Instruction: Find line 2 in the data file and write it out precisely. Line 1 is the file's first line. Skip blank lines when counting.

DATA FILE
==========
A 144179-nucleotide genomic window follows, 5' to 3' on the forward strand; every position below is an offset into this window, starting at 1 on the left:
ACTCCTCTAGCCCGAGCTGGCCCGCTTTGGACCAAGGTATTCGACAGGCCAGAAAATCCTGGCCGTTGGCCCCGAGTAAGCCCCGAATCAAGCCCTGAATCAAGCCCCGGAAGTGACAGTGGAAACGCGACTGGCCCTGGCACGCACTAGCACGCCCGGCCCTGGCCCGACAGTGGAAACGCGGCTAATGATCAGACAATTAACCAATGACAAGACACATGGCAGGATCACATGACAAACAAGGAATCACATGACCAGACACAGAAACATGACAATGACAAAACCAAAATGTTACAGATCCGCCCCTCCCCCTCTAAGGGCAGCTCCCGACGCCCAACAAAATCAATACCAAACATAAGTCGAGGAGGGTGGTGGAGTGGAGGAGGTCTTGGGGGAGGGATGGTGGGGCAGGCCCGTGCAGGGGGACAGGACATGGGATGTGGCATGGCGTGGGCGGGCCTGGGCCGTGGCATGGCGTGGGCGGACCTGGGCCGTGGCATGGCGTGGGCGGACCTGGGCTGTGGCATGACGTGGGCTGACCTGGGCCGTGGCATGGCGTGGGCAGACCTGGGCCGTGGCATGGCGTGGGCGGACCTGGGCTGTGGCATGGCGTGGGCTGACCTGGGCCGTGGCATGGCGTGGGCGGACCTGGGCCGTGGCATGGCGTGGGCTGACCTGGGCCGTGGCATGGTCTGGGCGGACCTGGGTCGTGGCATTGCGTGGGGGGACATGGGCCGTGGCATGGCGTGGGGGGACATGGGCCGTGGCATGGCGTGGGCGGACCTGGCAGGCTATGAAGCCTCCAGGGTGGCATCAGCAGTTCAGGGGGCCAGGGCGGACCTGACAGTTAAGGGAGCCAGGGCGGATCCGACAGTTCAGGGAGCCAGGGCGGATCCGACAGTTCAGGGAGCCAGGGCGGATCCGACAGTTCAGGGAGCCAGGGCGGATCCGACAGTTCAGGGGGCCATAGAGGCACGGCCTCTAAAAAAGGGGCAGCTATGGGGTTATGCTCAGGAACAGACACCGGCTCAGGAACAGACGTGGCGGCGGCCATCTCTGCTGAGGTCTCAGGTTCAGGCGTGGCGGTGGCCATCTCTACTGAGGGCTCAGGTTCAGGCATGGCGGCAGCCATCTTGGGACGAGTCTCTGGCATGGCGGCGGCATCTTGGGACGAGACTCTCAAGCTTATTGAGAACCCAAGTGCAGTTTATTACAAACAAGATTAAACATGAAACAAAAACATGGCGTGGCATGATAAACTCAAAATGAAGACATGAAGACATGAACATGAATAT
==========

ACTCCTCTAGCCCGAGCTGGCCCGCTTTGGACCAAGGTATTCGACAGGCCAGAAAATCCTGGCCGTTGGCCCCGAGTAAGCCCCGAATCAAGCCCTGAATCAAGCCCCGGAAGTGACAGTGGAAACGCGACTGGCCCTGGCACGCACTAGCACGCCCGGCCCTGGCCCGACAGTGGAAACGCGGCTAATGATCAGACAATTAACCAATGACAAGACACATGGCAGGATCACATGACAAACAAGGAATCACATGACCAGACACAGAAACATGACAATGACAAAACCAAAATGTTACAGATCCGCCCCTCCCCCTCTAAGGGCAGCTCCCGACGCCCAACAAAATCAATACCAAACATAAGTCGAGGAGGGTGGTGGAGTGGAGGAGGTCTTGGGGGAGGGATGGTGGGGCAGGCCCGTGCAGGGGGACAGGACATGGGATGTGGCATGGCGTGGGCGGGCCTGGGCCGTGGCATGGCGTGGGCGGACCTGGGCCGTGGCATGGCGTGGGCGGACCTGGGCTGTGGCATGACGTGGGCTGACCTGGGCCGTGGCATGGCGTGGGCAGACCTGGGCCGTGGCATGGCGTGGGCGGACCTGGGCTGTGGCATGGCGTGGGCTGACCTGGGCCGTGGCATGGCGTGGGCGGACCTGGGCCGTGGCATGGCGTGGGCTGACCTGGGCCGTGGCATGGTCTGGGCGGACCTGGGTCGTGGCATTGCGTGGGGGGACATGGGCCGTGGCATGGCGTGGGGGGACATGGGCCGTGGCATGGCGTGGGCGGACCTGGCAGGCTATGAAGCCTCCAGGGTGGCATCAGCAGTTCAGGGGGCCAGGGCGGACCTGACAGTTAAGGGAGCCAGGGCGGATCCGACAGTTCAGGGAGCCAGGGCGGATCCGACAGTTCAGGGAGCCAGGGCGGATCCGACAGTTCAGGGAGCCAGGGCGGATCCGACAGTTCAGGGGGCCATAGAGGCACGGCCTCTAAAAAAGGGGCAGCTATGGGGTTATGCTCAGGAACAGACACCGGCTCAGGAACAGACGTGGCGGCGGCCATCTCTGCTGAGGTCTCAGGTTCAGGCGTGGCGGTGGCCATCTCTACTGAGGGCTCAGGTTCAGGCATGGCGGCAGCCATCTTGGGACGAGTCTCTGGCATGGCGGCGGCATCTTGGGACGAGACTCTCAAGCTTATTGAGAACCCAAGTGCAGTTTATTACAAACAAGATTAAACATGAAACAAAAACATGGCGTGGCATGATAAACTCAAAATGAAGACATGAAGACATGAACATGAATAT